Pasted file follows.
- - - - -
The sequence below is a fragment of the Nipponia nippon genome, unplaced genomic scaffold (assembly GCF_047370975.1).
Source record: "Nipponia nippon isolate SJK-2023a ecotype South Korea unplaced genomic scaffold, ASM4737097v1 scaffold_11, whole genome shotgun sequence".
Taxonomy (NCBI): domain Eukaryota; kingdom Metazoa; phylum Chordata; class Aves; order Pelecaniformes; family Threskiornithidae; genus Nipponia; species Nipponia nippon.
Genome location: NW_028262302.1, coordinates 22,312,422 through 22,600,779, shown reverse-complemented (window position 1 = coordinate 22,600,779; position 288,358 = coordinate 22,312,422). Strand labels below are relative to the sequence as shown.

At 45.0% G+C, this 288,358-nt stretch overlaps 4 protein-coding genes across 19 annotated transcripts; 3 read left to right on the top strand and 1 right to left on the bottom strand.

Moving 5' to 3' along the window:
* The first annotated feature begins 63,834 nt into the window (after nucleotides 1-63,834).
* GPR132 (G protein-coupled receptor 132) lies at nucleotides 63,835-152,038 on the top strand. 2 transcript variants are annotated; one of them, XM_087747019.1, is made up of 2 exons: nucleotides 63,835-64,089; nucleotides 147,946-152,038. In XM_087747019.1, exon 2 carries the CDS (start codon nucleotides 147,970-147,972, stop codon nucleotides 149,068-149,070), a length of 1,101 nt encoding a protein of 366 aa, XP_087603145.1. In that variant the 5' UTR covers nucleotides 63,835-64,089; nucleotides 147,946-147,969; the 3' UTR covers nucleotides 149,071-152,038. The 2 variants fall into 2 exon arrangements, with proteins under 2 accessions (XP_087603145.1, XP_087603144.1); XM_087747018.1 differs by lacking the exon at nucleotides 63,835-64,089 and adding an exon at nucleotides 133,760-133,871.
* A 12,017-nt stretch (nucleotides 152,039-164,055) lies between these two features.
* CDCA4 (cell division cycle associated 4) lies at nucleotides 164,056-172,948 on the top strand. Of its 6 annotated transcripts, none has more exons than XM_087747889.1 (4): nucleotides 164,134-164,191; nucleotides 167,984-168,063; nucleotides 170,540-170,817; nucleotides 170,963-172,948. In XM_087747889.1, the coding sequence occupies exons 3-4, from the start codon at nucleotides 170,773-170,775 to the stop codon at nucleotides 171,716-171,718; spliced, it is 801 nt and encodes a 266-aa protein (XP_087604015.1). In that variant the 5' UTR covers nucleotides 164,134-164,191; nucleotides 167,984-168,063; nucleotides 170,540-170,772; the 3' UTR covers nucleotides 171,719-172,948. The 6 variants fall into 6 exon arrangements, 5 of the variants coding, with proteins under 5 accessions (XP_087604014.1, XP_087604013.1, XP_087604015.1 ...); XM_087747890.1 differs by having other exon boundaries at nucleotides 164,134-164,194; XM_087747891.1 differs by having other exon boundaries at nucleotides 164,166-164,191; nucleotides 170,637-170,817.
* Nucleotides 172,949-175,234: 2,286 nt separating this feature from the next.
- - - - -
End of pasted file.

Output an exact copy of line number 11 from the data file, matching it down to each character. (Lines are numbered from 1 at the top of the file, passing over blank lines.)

* Nucleotides 172,949-175,234: 2,286 nt separating this feature from the next.